21 December 2015
Restoring the catchments and coastal wetlands of the Great Barrier Reef
The iconic Great Barrier Reef, Australia’s most celebrated natural wonder relies on healthy catchments and coastal wetlands
In December 2015 the Reef, its catchments and wetlands received a major boost with the announcement of a $4 million restoration initiative.
Conservation Volunteers Australia and their new partner organization WetlandCare Australia will be working with Greening Australia and Birdlife Australia to deliver a 200 hectare project of on-ground catchment and coastal wetland restoration works, restoring key habitats to improve water quality in the Great Barrier Reef region. The project will be implementing science based methods to protect threatened species habitats and maintain biodiversity.
Coastal wetlands filter the water entering the Reef from rivers and land run off, trapping sediments and pollutants before they enter the Reef system and the Coral Sea. It is estimated that over 80% of the Reef’s coastal wetlands have been lost or degraded, resulting in habitat loss and damage to the Reef.
WetlandCare Australia and Conservation Volunteers Australia combined expertise in science based wetland restoration, catchment management, volunteer and community engagement will ensure that together with the project partners, this restoration project will play a key role in repairing coastal wetland habitats, improving the health and resilience of the World Heritage listed Great Barrier Reef.
Funding for the project will be matched dollar-for-dollar by the Australian government with business philanthropic partners.
WetlandCare Australia has been restoring the internationally important wetlands of the Barratta Creek Catchment and Bowling Green Bay since 2012 through the ‘Delivering Biodiversity Dividends for the Barratta Creek Catchment’ project, funded by the Australia Government’s Clean Energy Future fund. This project has resulted in major revegetation works, constructed wetlands and improved habitats throughout the Barratta Creek catchment, and delivered extensive training in fire management and pest animal control to local communities.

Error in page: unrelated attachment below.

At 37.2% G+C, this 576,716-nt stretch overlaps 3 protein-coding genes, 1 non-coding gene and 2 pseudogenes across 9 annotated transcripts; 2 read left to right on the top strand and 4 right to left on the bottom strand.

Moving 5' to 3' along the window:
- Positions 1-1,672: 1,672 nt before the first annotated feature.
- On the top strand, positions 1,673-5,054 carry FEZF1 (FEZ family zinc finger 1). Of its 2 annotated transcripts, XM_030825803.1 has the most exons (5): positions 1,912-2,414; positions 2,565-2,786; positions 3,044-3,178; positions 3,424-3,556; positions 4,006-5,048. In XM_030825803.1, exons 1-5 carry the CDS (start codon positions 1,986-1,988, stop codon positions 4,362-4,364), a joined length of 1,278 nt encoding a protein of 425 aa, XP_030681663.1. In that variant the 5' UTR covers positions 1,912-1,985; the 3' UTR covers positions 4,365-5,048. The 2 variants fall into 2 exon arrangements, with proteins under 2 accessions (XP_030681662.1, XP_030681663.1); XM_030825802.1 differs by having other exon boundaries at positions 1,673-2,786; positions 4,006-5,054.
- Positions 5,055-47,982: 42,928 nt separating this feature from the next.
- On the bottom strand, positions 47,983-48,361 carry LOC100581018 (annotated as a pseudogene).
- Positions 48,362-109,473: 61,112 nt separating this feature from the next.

Building on established relationships in the Great Barrier Reef region, the project partnership consortium will work with Reef Trust, land owners, indigenous groups and science and community organisations in alignment with the Great Barrier Reef Strategy 2015.
You can support this major work to restore vital coastal wetlands by donating now through Conservation Volunteers secure online portal. Thank you.
For more information, contact Ian Walker, Director, Conservation Volunteers Australia on 0437 198 706.
PHOTO: Jabirus take flight over the wetlands of Bowling Green Bay, in the Barratta Creek Catchment.
PHOTO: Majestic Wedge Tailed Eagles are essential top-tier predators in the coastal wetlands of the Great Barrier Reef system. Photo by Merv Pyott, WetlandCare Australia.